Palladium-Item from Richmond, Indiana on November 14, 1951 · 1
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Palladium-Item from Richmond, Indiana · 1

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Richmond, Indiana
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Wednesday, November 14, 1951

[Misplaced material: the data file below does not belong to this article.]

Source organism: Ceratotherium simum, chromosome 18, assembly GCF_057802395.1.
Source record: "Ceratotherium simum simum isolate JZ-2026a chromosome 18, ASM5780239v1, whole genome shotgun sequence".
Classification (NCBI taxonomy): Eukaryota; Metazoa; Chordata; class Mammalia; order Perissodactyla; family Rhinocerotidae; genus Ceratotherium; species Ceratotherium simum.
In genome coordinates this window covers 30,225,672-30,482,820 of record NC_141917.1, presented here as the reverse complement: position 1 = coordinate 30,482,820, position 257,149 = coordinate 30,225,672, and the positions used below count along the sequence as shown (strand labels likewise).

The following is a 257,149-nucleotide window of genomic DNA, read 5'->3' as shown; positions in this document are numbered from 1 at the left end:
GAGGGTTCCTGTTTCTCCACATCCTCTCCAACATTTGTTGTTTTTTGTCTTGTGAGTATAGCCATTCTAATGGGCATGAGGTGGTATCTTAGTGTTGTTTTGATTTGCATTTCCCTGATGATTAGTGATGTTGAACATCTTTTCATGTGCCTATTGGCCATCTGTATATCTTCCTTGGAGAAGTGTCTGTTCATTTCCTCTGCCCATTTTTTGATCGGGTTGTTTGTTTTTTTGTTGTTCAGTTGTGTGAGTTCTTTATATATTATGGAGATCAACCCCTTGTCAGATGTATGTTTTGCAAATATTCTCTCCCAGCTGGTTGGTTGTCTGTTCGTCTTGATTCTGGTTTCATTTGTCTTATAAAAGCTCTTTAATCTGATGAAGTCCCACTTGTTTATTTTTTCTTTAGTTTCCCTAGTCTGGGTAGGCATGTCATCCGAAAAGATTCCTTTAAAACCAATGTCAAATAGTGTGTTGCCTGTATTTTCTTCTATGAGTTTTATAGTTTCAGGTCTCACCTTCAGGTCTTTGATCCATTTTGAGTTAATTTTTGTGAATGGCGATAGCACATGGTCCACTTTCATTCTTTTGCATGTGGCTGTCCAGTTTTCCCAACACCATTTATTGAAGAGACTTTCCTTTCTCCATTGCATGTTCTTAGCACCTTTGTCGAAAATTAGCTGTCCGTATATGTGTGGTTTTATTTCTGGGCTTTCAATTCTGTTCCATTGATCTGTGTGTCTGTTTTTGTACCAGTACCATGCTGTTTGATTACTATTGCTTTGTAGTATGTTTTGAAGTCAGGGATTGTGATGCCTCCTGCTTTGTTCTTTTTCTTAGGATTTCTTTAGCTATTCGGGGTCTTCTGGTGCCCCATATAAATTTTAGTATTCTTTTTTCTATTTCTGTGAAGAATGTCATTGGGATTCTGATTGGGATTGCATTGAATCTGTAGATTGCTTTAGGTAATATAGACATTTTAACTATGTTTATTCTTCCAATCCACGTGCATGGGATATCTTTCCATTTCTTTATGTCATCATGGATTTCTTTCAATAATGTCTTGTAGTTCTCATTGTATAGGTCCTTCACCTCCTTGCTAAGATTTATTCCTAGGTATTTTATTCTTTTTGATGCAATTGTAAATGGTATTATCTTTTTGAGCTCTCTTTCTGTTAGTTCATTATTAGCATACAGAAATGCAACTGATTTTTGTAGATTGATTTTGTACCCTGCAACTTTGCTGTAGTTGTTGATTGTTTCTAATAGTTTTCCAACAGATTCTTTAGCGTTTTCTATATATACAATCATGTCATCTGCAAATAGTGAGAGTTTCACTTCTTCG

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THE PALLADrUM-lTEM' P.Iehmond ar.d vicinity; Fair, windy, cold Wednesday night; partly cloudy Thursday. The PaHaitoi-Ttern Receives Associated Press ar.d Ir.terr.ational News Service Leased Wire Reports. AND SUN-TELEGRAM Vol. 121, No. 272 Failadium E'-bhh4 131. Coco!l!t4 with gun-TUffrram 1907 nd with Item 1939 Eighteen Pages Richmond, Indiana, Wednesday, Nor. 14, 1951 City Edition Single Copy 5 Cents DTKSET jp3 jp3 n n MM British Troops Kill Egyptian In Canal Zone Parades, Protesting English Presence, Continue Unabated CAIRO, (INS) British troops killed one Egyptian and wounded two others Wednesday in the Suez Canal Zone amid a series of sabotage and other anti-British acts. An estimated 500,000 Egyptian Nationalists jammed Cairo for another parade demonstrating against the British who have reinforced the Canal Zone under a military treaty which Egypt abrogated. One of the thousands of banners depicted Prime Minister Churchill as a pig with a bone in his mouth instead of the usual cigar; another showed a huge boot kicking Churchill out of Egypt. The killing of one Egyptian and the wounding of another occurred in Ismailia, scene of the worst anti-British disorders, when troops fired on an Egyptian gang reportedly stealing pipes. A British patrol slightly wounded another Egyptian in the canal City of Suez when he was accused of trying to steal British army blankets. The railroad from Port Said to Ismailia was blocked for several hours when a switching gear was sabotaged. A telephone cable into Port Said was cut south of the city. In Port Said, a naval patrol from the British cruiser Gambia arrested seven Egyptians in rounding up a gang of suspected waterfront agitators. Egypt's Premier Mustafa Nahas Pasha left a sickbed to lead the mammoth "struggle day" demonstration through the streets of Cairo. Steel-helmeted police stood guard as the three-mile "silent" anti-British procession wound its way througlrthe city's streets under the guidance of the premier who defied a doctor's orders in order to attend. The premier, who Tuesday called for "no conciliation" in the "strug gle" to force the British from the Suez Canal Zone and the British Egyptian Sudan, was followed by cabinet members, judiciary figures, members of parliament and be-robed religious leaders. BAGHDAD, (INS) Workers in the Iraqui capital of Baghdad held a general strike Wednesday in sympathy with Egypt's struggle to force British troops to quit the Suez Canal Zone. Stores closed and thousands prayed at mosques for Egyptians whom they said "fell in the battle for freedom." Former Eaton Banker Faces Embezzlement EATON. Harry A. Sharkey, former cashier of the Eaton National bank, was free on $1,000 bond Wednesday after his arrest by the Federal Bureau of Investigation (FBI) on a charge of embezzlement. : r Charles X. Brown, special agent In charge of the Cincinnati office cf the FBI, made the arrest Tuesday afternoon in Eaton. Brown said that Sharkey, 61 years old, embezzled $1,919 from the bank and attempted to conceal the shortage by placing worthless debit tickets in the drawer. That was on or about Sept. 26, 1931, Brown said. Resigned In October Sharkey resigned his job on Oct. 13, 1951. The FBI added that Sharkey paid back the full amount after the shortage was discovered by bank examiners. Sharkey was an employee of the bank for 35 years. Before that he worked for the Pennsylvania railroad. Sharkey was arraigned Tuesday afternoon in Springfield before li. S. Commissioner George C. Collins. Sharkey paid the $1,000 bond in cash. Sharkey is married but the couple has no children. They live in Eaton. Hi3 case will be before the federal grand jury at Dayton. French, Viet Nam Forces In New Drive HANOI, (INS) French and Viet Nam forces, led by paratroopers, unleased a powerful new offensive in northern Indo-China Wednesday aimed at the Communist Viet Minn supply center of Hoa Birth. Early reports said the drive was progressing rapidly against "little resistance." Reporter, Bailiff Named For New Superior Court J. Everett Sullivan James B. Davison Wednesday named Mrs. Bess Pressler, of Shelbyville, and J. Everett Sullivan, 339 National road west, Richmond, as officials of Wayne superior court. The appointments of Mrs. Tres-sler as court stenographer and of Sullivan as court bailiff are effective Jan. 2 when Davison takes office as judge of the new court. The Wayne superior court was created by a law" passed by the 1951 regular session of the general assembly. It has the same jurisdiction as the present Wayne circuit court of which G. H. Hoelscher is judge. Needed Another Court In asking for the new court, the Wayne County Bar association and Judge Hoelscher contended that increased business had become too much for one court to handle properly. Davison was appointed judge by Gov. Henry Schricker. The office will be filled by election next year. Mrs. Pressler's job in the superior court is the same as the one held in circuit court by John F. Allies Unchallenged In Air Barrage On Red Rails U. S. EIGHTH ARMY HEADQUARTERS, Korea, IT Allied warplanes Wednesday swept North Korean skies without challenge and dealt new blows to the crippled Communist rail system. Far east air forces (FEAF) said B-26 light bombers destroyed eight locomotives in pre-dawn raids. Ten others were reported destroyed in the 24 hours ended at midnight Tuesday. An air force spokesman said he hesitated to claim a total of 18 since there might be some overlapping. But he said he felt certain at least some of the eight were in addition to the previous 10. Allied fighter sweeps through MiG alley in northwest Korea before noon Wednesday failed to turn up any Communist jets. It was the fourth straight day the Reds refused to tangle with united nations planes. United nations ground forces Wednesday threw back two company-sized Red probing attacks on the western front and scattered a Communist platoon on the eastern front. An Eighth army Wednesday evening communique said there was no other significant action along the front. Allied troops Tuesday beat back Tornado Sweeps Gary Area; $500,000 Damage Reported GARY, (Ti A tornado cut a nar-; row path through a prosperous res- j idential section on the south side i of Gary late Tuesday and caused i an estimated $500,000 damage. 1 The estimate came from a fire i department official, who said 250 : homes were damaged. However, no one was injured enough to need medical care. The tornado was part of a storm that swept most of the midwest. The rest of Indiana had heavy rain and some wind damage. Gary measured a four-inch rain fall in three hours. Streets were flooded as deep as 15 inches in some parts of Glen Park, the target of the tornado. Mrs. Edson McLaren said the wind demolished the back porch of her home and tore off the back door in spite of her efforts to hold it. The wind whipped through her house and scattered much of her belongings into the yard and street. Move House The wind moved James McMan- us house off its foundation and set his garage on top cf that of his j neighbor, Samuel Down, flattening Down's garage and automobile, j The roof of one house was blown 3Irs. Bess Pressler Holaday, while Sullivan's will correspond to that held by Lindley Swain in circuit court. The circuit court riding bailiff will serve as riding bailiff for superior court. Sullivan is well known throughout the county. He operated cigar stores in Richmond and Centerville for 40 years until he retired in 1948. In 1911, 1912 and 1913 Sullivan was manager of the Richmond baseball team. On Tax Board He has served as a jury commissioner, on the Board of Tax Adjustment and at present is a member and secretary of the Wayne county local Alcoholic Beverages commission. He will resign that job before taking his post as a court official. Mrs. Pressler is a native of Anderson and was educated in Anderson schools and the Indiana Business college at Anderson. She has served as a court reporter in Marion county (Indianapolis) circuit and superior courts and for a number of years as reporter for the Shelby circuit court at Shelbyville. She was president of the Indiana Court Reporters' association last year. two vicious Red attacks at opposite ends of the line. . Moonlight Assault Late Tuesday night the Reds used about 10 tanks in a moonlight assault on united nations forward positions west of Chorwon on the western front. Red infantrymen followed under cover of mortar and tank fire. The Chinese Communists were driven off after a 25-minute battle. Observers said they saw Chinese "dragging away hundreds of dead and wounded." , All allied spokesmen said Chinese stripped clothing off their own and united nations dead. He said, "It looks like they are running out of equipment and clothing." On the eastern front allied troops counted 618 North Korean bodies on the battlefield after hurling back a co-ordinated attack by five Red battalions. The attack began Monday night. j An allied tank force pushed about J 6,000 yards ahead of united nations lines above Kumhwa on the central front. Four allied tanks were damaged by Red fire, and only one was recovered. FEAF warplanes mounted 895 sorties as skies cleared over Korea Tuesday. Primary targets were Red rail facilities. 200 feet away. A concrete block radio repair shop was demolished. As the storm faded out over the swampland to the northeast, firemen looked for live wires and helped householders cover damaged roofs with tar paper to keep out the driving rain." Some trees as thick as three feet were blown over, smashing sidewalks and knocking down telephone and electric lines. Part of the city was without power and telephone service for a time. Lightning followed a telephone line into Charles Nelson's farmhouse, near Crown Point, and set fire to the house. Nelson was overcome by smoke and was brought to a Gary hospital. Heavy rain and high wind caused some damage at Indianapolis, Muncie and Anderson. Fallen trees knocked out electric lines in some parts of those cities. Ball Memorial hospital at Muncie was dark for half an hour when its emergency power service failed to work. There were no patients in surgery. A respirator occupied by a polio patient was operated by hand until the power was restored. SohlisXS in3lM.ust Be Realists In Dealin3 With Christmas clearing house for 1951 will open on Dec. 3 according to plans made at a meeting of the committee of the Council of Social Agencies at the Family Service bureau headquarters. Miss Anne Withers is serving as chairman of the committee m charge of the annual clearing house through which individuals and organizations may share at Christmas with those less fortunate. Search Fails To Locate Downed Plane WIESBADEN, Germany, (J) Search planes braved ice and fog in the treacherous mountains of southern France Wednesday looking for a U. S. Flying Boxcar believed down with 36 aboard. Up to early Wednesday afternoon they had found no trace of it. U. S. aircraft from bases in Ger many and England combed the country in a 40-mile corridor between Bordeaux and Dijob, where the plane was last heard from cm a flight from Frankfurt to the U. S. supply port at Bordeaux. More than 60 planes, including some from U. S. air bases in England, took off at dawn to look for the big twin-engine, C-82 transport which disappeared Tuesday while flying 30 passengers and a crew of six from Frankfurt's Rhine main airport to the big U. S. supply base at Bordeaux. Air force officials said the passengers were 29 enlisted airmen and one soldier, while the crew included three officers. The airmen were being flown to Bordeaux to organize a motor pool and the soldier was returning from a furlough in Germany. Lowering ceilings and continued murkiness grounded some of the search planes shortly before noon Wednesday as air force officials ordered a thinning out to reduce flying hazards in the search area. The plane was last heard from shortly before noon Tuesday, over the Moulins area of central France 160 miles southwest of Paris. Air force officials feared the big ship might have hit a mountain peak. Thick fog blanketed mountains in that section Tuesday. Aerial searchers Tuesday night cotild find no traces of the missing transport. At Clermont-Ferrand, near the Mont Dore ski area where residents said they heard what might have been a plane crash Tuesday, French search parties said Wednesday they had found no trace of the missing plane during an all-night search. It is in this region that towering Mont Dore rears 6,180 feet into the clouds. First reports had identified the missing craft as an "evacuation plane" used to transport military hospital cases, but the air force said later there were no hospital cases aDoard. Fund's Total Now $126,531 Richmond and W'ayne county have raised $126,531 toward their 1951 Community Chest goal of $156,000 as of Wednesday, which is 81.1 per cent of the goal. The totals to date for each group are: Special Gifts, $77,444.50; Industrial employees. $26,404.63; Men's division, $5,548.81; Earlham college, $989; public employees, $1,271.65; schools, $2,140.30, and the county, $7,389.63. "We know some people have been missed by the fund workers for some reason or other," Wilfred Bucher, general chairman of the drive, said. "If these people will call the'ment agency, and Radio Free Eu-Community Chest office, 24616 we ! rope, a privately-operated organi-will make arrangements either to I zation, are "vitally important" in see the people or have them mail j bringing hope and encouragement their donations to the office." 1 to the oppressed peoples behind the .. Casualties Reach 99,226 WASHINGTON. (AP) Announced U. S. battle casualties fin Korea reached 99,226 Wednesday, an increase of 1.712 since , kxsi weeic j The Defense department's weekly summary based on noti-j fications to families through last Friday reported: Killed in Action Wounded Missing . . Total ; Battle Deaths (x) Current Missina (y) (x) Includes killed in action. an A rrnnrAr TarvFfA1 wtiee - iv (y) After deducting from known captured and 183 known :cmrured rmrl 183 lmom Following is a breakdown Army . Navy Air. Force Marine Corps Kussia, Uen. V . v? & wtfin iiuMfir ii" i n i hi - riniiiNiiiifliin n nViinifcliiii in mi infuft'-'ifiiiimiinJ p. . t- .... ma m-immmw mtl iMMmirin.in - rllitnim-l!'m rt" Lieutenant General Albert C. Wedemeyer, retired, a vice-president and director of Avco Manufacturing corporation, pays a visit to one of Avco's major subsidiaries, the Richmond Cros-ley plant. Shown inspecting the work of Fred Roberts (right). New Madison, in the compressor assembly department Wednesday morning, are, left to right, F. L. Meacham, general works manager of the Crosley division, General Wedemeyer, and R. W, Duncan, works manager of the Richmond plant. By Victor Jose Lt.-tJen. Albert C. Wedemeyer, U. S. A., retired, in his first trip to Richmond Wednesday, called for a more realistic policy in dealing with Soviet Russia, especially in regard to the Korean war. General Wedemeyer, now a vice-president and director of Avco Manufacturing corporation, was in the city to inspect the Crosley plant, a division of Avco. The general, commander of American forces in China during the latter part of World War II, is author of the famed "Wedemeyer Report" on China and Korea made in 1947 for President Truman. The "report," unfavorable to major portions of administration policy, was suppressed until recently; : "We must put the responsibility for the Korean war squarely up to the Kremlin," Wedemeyer said in an interview. "We should make clear-cut stipulations and set a date for compliance. This is the only realistic approach to the situation." Korean War Wrong General Wedemeyer, one of the army's foremost world-wide strategists, remarked that he did not believe we should have entered the Korean war in the first place. Getting out of the war, he said, is more difficult. Withdrawal now would damage American prestige tremendously, he said. Commenting on the possible use of the atomic bomb in Korea, he stated that the commander there should be "permitted the use of any weapon which American ingenuity has developed to conserve our fighting strength and the lives of American boys." Wedemeyer declared he anticipated united nations approval of use of atomic weapons "if all else fails." "Kremlin-directed Korean Reds are stalling right now to improve their position," he said in reference to peace negotiations. AHUhit Drives To Follow If the truce talks fail, he fore-Sees all-out offensives on the part of both sides. The general particularly stressed the need for more psychological warfare. "It is the struggle in the field of ideas we have to win, rather than the military." He declared the wofk of both the Voice of America, a govern- Last Week Increase New TL 15.002 71.642 12.582 99,228 14.631 311 70.220 1,422 12.603 (Dec.) 21 97.514 1.712 16,480 325 16,8051 10.854 (Dec.) 23 10.836 1.620 fataUv wounded and 183 - ir gross total 1.389 returned. 174 AnA. dead. of the casualties by services: Last Week Increase New TL 79,571 1,118 903 15,922 1,583 11 7 105 81.160 1.123 910 16,027 Wedemeyer iron curtain. He said he looks for eventual t guerrilla support from these people. General Wedemeyer is now touring all Avco divisions, which are situated principally in the midwest, with some installations in the east and south. Local riant Traised He praised the "excellent facilities" of the local Crosley plant. "I have inspected many industrial factories throughout the country," he said, "but this one is as fine as any anywhere in all respects." , . ,. ; OPS Rujing Does Not Force Grocers To Add Tax To Sales INDIANAPOLIS, (INS) The Office of Price Stabilization (OPS) in Indianapolis Wednesday clarified its stand on the national OPS ruling that Indiana's gross income tax can be added to the sale price of groceries and meats. A spokesman for the OrS said the ruling does not force grocers and butchers to add the tax to the sale price of their products. It merely gives the merchant the right to pass the tax on to the consumer if he so desires. He must, however, add the tax to the ceiling price of food and not include it as a hidden item in the sale price. The OPS ruling Is based on Congressman Charles Halleck's amend Methodists To Unveil New Church Plans iwuie man w persons wm wit - ness the unveiling Thursday night of the proposed architect's . draw- II .1 inn . . "S me new wnirai jnetnoaist church The huge tinted photograph will be unveiled at a dinner meeting to be held at 6 :30 p. m. in the First Friends church dining room. The dinner also officially opens the new building fund campaign for $150,000. . The campaign has been divided into three divisions. These are big gifts, 55 per cent, $82,500; special gifts, 25 per cent, $37,500; and general gifts, 20 per cent, $30,000. First Reports "ov. 23 The first general report will be presented Nov. 23, the second on Nov. 26, third on Nov. .'28. fourth on Nov. 30, and the fifth on Dec. 3. A victory dinner is planned for inursaay, uec. e, ai ine compie- tion of the campaign, ioee.'JhurS STlX day night for the special gifts organization, and on Monday night for general gifts. Members of the big gifts group met, briefly Tues day evening. Jov. 13, at the church. Kuiiding -unl campaign leaders are Dr, Loren Ake, chairman, and ioDerx iv. ww, viee-cnairman. v.nairmen oi me inree organiza- tions are Ray Headington, big M. W. Hamilton, special ;P 8nd A R Reeling, general T Fm OK , .w . -upu.iHB jWartime Criminals TOKYO, iJi Twenty-five Japanese war criminals will be paroled next week after serving most of their terms in Tokvo's Susamo pnson. This will bring to 436 the numtier wto Have been freed. bays Here The mammoth new addition to Crosley now neating completion will be used for piyKiuction of fire control instruments for the Air Force B-47 jet bomber, he said. Company officials accompanying Wedemeyer indicated they hoped to have the new addition in partial production by next February. He went to Qfnnersville Wednesday afternoon to see Avco's American Central plant and will return here Thursday to fly to Nashville. He was guest at a luncheon at the local plant Wednesday noon. merit to the defense production act and gives grocers and butchers permission to add the tax to the full purchase price of consumer goods. Before passage of the Halleck amendment, the spokesman said, the OPS refused to allow merchants to pass the tax on to the customer in any form. The OPS says it is powerless to change its ruling so long as the Halleck amendment remains a part of the federal law. because the amendment specifically allows merchants to make the customer pay the tax. The Indiana gross income tax division has charged that the OPS ruling treats the gross income tax as a sales tax, and therefore is unconstitutional. Three Hoosier tax officials met Tuesday in Washington with Price Administrator Michael DiSalle, but DiSalle told them that he could not change the ruling because it was legal under the Halleck amendment. Congressman Hallck, Republican of Rensselaer, also has been nuoted Ravine that th OPS ml. ; infr is th, correct one under his j amendment. j The OPS says its ruling makfs j trie merchant pass th? tax on opon ly as a tax and not hiddenly. There fore, the consumer can know whether he is paying the merchants' income tax. 27 Leave Here For Induction Twenty-seven young men Wt Richmond Tuesday for induction into the armed forces at Indianapolis. Those making' the trip were: Joseph Clark, Ralph Brown. Price r J- Wiley. Aaron L. Farr, James W. j f eeler, Norman Hinshaw, Jack D Good. Vernon Helmsing. CharW L. Firth. David W. Bennett, William L. Johnson. Carl F. Moegerle, Frederick - Walters, Ronald G. Lonsford, John J. Zeyen, Raymond Ridge. James Newton. Clifton Newbv. ; Keland E. Richards, Homer P. ; Watts, John Jellison, Joseph C. J Bertsch, James P. Oakley, Jack! Cooper, John R. Grubbs and Don- pvan Hart rum j Leavu1? from Richmond on a transfer from another H-.arrf .Marvin L. Oakess. Killed On U.S.-27 PORTLAND, Ind 'JV-Aloysius Minch, 64-year-old Jay county ; farmer, was killed Wednesday in a collision on U. S.7 north of Portland. His automobile collided with a pickup truck driven by Clair Shoemaker. Bryar.t grocer. Shoe- i maker suffered slight injuries. Atrocities Told By 8th Army's Legal Section Say Reds Make Sham Of Geneva Ruling On War Prisoners riTSAX, Korea, (AP) The head of the U. S. Eighth army's legal section- Wednesday said Pveds have killed at least 5,790 united nations soldier-prisoners, about 5,500 of them Americans, and some 250,000 Korean civilians in atrocities since the start of Ihe war. Colonel James M. Hanley of Seattle, chief of the army's judge advocate section, said in a statement that 200 captured U. S. marines were killed in a single day, last Dec. 10, near Sinhung in northeast Korea. Sinhting is about 20 miles north of Jungnam. Ist December rem--nanta of the U. S. First marine division and the U. S. Seventh infantry division were pulling back toward Hungnam port in a bitter retreat. Hanley said the marines were killed on order of the commander of the 23rd regiment, 81st Chines division. He said 17 Turkish war prisoners were slain by Chinese Reds May 15, 1951 near Yanggu and 15 others on Apr. 10 near Yonchon. Hanley said the count of military prisoners slain did not includa South Korean troops. He gave no estimate of these, but Indicated the number was about twice that of other united nations soldiers killed by Red captors. , Civilian men, women and children were slaughtered, Hanley said, without trial or even a formal death sentence. He said 700 civilians were driven into the horizontal shaft of a gold mine near Haeju. 80 miles southeast of the North Korean capital of Pyongyang, on Sept. 28, 1350, bound and gagged and dropped down ayerticai shaft. They were left to die, he Baidr-" Given Same Treatment Four hundred more were given the same treatment on Oct. 9, 1350, Hanley said. Three days earlier. ne said, still another 400 were bound, gagged and buried alive In three big holes at Haeju airport. Hanley said his statement had "nothing to do with the cease-fire negotiations' at Panmunjom. He accused the Reds of making a sham of the Geneva convention on treatment of .prisoners of war. The united nations, he said, cared for the Reds it captured "in complete accordance with the Geneva agreement." "None of the Communist war prisoners has-been killed by us," he added. "The figures compiled by the united nations 'command are tar from complete, Hanley faid, "but show a record of killings and bar-barism unique even in Communitt China." , He said 'untabulated atrocity killings of South Korean soldiers prob-ably far outnumber the tabulated losses and do not even touch atrocity slayings of Korean civilians. Hanley said South Korean military casualties in general have run at least twice that of other united nations countries. He said also that North Korean and Chine Rd troops have shown particular animosity toward South Korean soldiers and there have been occasions when captured South Korean were murdered but otbr united nations troops taken with them were spared. .1,000 American HanJey-g figures show that North Korean Reds had killed about 3,000 American prisoners of war up to Oct. 31, 19.V, about the time Red China entered the fighting. From j then on most of the atrocity kill-lings have been the work of Chi-! nese Reds, he said. I Since the Chinese entered the war ! they have killed 2,643 united natiorj j soldiers, exclusive of South Kore-(Sns. Hanley reported. He said I North Korean troop in that rime j had committed only 147 atrocity i slayings. . Temperatures ( Tuesday Max.. 62; min.. 50. - Wednesday a. m., 45; noon, '56. ! 2.16 rainfall to midnight. Count Yourself Fortunate If Only For This Regardless of how little j-ou may have to be thankful for, you can count yourself fortuna'e this Thanksgiving that j-ou are among the millions who call America "home." To add additional reasons for thankszivir.g is simple. Just order a Palladium-Item Want Ad to fill those naggirg needs. Phone 24221.